With the rising costs of a college education, the need to set money aside for education weighs heavily on parents, especially in a time when retirement is uncertain and the cost of everything appears to be constantly rising. At this time of the year, planning for the new year with comes with the looming thought of graduating children who may be headed off to college for the first time next fall. As the year closes, I get a lot of questions about smart saving for college and what parents can do now.
Fortunately, there are two savings plans available that help parents save money and provide certain tax benefits.
The two most popular college savings programs are the Qualified Tuition Programs (QTPs) and Coverdell Education Savings Accounts (ESAs). Whichever one you choose, try to start when your child is young. The sooner you begin saving, the less money you will have to put away each year, however you need to do what you can and what is best for your family.
Investing just $100 a month for 18 years will yield $48,000, assuming an 8% average annual return – this means that your $21,600 investment will more than double.
The cost of college varies greatly and depends on whether your child attends a private or state school. For the 2013-2014 school year the total expenses–tuition, fees, board, personal expenses, and books and supplies–for the average private college were about $40,917 per year and about $18,391 per year for the average public college. However, these amounts are averages: the tuition, fees, and board for some private colleges can cost more than $55,000 per year, whereas the costs for a state school can be kept under $10,000 per year.
According to the College Board, the annual increase in inflation-adjusted average tuition and fees at public four-year colleges and universities has declined in each of the past five years, from 9.5 percent in 2009-10 to 0.9 percent in 2013-14. Despite the decline, college is still expensive and proper planning can lessen the financial squeeze considerably, especially if you start when your child is young.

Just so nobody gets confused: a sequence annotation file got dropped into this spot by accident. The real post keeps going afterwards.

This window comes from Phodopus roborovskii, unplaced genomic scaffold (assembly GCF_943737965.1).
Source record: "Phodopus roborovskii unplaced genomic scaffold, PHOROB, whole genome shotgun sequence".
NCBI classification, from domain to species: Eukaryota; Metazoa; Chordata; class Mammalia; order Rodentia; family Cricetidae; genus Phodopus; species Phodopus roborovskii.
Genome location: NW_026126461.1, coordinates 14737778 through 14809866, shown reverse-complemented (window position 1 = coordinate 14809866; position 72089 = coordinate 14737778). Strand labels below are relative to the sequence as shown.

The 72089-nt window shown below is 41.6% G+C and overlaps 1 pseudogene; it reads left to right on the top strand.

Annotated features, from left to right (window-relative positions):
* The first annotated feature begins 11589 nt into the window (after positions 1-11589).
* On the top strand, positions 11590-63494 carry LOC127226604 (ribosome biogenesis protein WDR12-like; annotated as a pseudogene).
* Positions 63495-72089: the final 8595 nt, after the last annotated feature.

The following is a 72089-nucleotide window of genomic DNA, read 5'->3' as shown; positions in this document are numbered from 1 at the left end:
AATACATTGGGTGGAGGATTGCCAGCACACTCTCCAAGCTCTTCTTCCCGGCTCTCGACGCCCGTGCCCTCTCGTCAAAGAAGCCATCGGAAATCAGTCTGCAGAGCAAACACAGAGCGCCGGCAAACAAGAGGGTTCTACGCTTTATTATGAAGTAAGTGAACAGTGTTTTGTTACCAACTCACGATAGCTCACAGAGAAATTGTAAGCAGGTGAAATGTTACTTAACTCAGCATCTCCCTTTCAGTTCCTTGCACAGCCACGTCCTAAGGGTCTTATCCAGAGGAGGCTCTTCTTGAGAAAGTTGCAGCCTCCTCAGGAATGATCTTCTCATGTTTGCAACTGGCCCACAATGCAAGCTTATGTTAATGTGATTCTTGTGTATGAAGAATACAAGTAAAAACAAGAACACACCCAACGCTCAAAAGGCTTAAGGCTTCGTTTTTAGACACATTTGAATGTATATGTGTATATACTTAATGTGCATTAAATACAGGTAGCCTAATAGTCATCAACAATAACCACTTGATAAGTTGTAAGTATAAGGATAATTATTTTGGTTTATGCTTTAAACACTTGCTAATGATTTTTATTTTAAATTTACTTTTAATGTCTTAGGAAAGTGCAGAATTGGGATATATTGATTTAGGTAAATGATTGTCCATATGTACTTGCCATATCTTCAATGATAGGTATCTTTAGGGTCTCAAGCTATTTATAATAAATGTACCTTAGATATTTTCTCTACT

In a nutshell, it is expensive today and will most likely be more expensive when your child gets there.
Qualified Tuition Programs, also known as 529 plans, are often the best choice for many families. Nearly every state now has a program and there are two basic plan types, with many variations among them:
- The prepaid education arrangement. With this type of plan you are essentially buying future education at today’s costs, by buying education credits or certificates.
- Education Savings Account (ESA). With an ESA, contributions are made to an account to be used for future higher education.
Of the two, the ESA is more highly recommended for its flexibility and growth potential. Under federal tax law the benefit can be used for qualified tuition, room, board, and books.
You may open a 529 plan in any state, but when buying prepaid tuition credits (less popular than savings accounts), you will want to know what institutions the credits will be applied to.
529 plans have no income limits on who may be an account owner. There is only one designated beneficiary per account which means that a parent with three college-bound children might set up three accounts.
So how are you saving money? Contributions made by an account owner or other contributor are not tax deductible for federal income tax purposes, but earnings on contributions do grow tax-free while in the program and the distributions from the fund are then tax-free (to the extent used for qualified higher education expenses. Distributions used otherwise are taxable to the extent of the portion which represents earnings).
A distribution may even be tax-free when the student is claiming an American Opportunity Credit (formerly the Hope Credit) or Lifetime Learning Credit.